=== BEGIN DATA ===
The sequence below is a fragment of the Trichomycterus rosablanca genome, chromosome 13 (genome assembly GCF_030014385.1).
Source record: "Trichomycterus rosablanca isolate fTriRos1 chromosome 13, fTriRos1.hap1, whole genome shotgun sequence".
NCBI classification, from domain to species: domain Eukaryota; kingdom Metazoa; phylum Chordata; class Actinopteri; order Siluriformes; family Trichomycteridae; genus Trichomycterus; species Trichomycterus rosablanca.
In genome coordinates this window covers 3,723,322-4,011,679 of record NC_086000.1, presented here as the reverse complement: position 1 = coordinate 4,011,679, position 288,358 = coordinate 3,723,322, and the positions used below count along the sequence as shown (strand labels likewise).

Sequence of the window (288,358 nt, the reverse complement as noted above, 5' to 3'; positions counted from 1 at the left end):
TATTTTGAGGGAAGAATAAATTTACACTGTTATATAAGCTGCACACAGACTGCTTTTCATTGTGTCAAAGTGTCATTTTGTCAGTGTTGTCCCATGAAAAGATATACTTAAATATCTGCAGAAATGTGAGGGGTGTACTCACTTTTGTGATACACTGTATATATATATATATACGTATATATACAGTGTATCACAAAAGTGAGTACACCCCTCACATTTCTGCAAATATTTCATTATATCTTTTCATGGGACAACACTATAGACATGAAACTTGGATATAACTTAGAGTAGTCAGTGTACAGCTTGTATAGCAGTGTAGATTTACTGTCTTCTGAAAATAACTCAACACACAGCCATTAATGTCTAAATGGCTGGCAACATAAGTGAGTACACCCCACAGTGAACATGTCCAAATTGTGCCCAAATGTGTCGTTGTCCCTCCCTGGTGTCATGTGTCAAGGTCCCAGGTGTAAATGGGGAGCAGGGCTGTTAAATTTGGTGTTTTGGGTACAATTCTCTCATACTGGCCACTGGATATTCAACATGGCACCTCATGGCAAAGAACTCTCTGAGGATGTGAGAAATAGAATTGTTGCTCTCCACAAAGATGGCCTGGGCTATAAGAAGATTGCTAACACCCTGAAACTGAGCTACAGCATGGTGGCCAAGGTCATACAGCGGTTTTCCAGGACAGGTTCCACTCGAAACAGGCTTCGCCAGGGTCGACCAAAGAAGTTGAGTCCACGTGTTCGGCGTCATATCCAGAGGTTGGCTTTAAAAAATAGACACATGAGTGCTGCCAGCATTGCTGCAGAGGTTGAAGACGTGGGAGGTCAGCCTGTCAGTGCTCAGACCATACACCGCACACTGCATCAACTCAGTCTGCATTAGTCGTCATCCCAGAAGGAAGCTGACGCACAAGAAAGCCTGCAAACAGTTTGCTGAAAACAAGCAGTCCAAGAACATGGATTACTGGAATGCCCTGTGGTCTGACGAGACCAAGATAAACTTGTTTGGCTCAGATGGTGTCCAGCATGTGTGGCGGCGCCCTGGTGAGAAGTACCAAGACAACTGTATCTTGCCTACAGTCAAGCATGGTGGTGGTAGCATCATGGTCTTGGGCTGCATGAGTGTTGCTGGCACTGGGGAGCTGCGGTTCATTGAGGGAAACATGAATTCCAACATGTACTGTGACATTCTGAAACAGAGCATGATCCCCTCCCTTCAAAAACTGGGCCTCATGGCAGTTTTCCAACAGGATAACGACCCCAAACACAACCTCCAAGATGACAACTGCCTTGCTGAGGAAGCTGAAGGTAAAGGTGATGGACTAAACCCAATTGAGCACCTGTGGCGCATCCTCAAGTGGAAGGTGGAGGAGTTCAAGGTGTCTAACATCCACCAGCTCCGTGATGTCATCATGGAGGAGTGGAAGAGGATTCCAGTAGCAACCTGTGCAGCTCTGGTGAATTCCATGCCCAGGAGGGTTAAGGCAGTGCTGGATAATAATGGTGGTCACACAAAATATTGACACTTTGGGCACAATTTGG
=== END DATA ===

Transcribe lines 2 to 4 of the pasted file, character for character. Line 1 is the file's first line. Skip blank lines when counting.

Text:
Source record: "Trichomycterus rosablanca isolate fTriRos1 chromosome 13, fTriRos1.hap1, whole genome shotgun sequence".
NCBI classification, from domain to species: domain Eukaryota; kingdom Metazoa; phylum Chordata; class Actinopteri; order Siluriformes; family Trichomycteridae; genus Trichomycterus; species Trichomycterus rosablanca.
In genome coordinates this window covers 3,723,322-4,011,679 of record NC_086000.1, presented here as the reverse complement: position 1 = coordinate 4,011,679, position 288,358 = coordinate 3,723,322, and the positions used below count along the sequence as shown (strand labels likewise).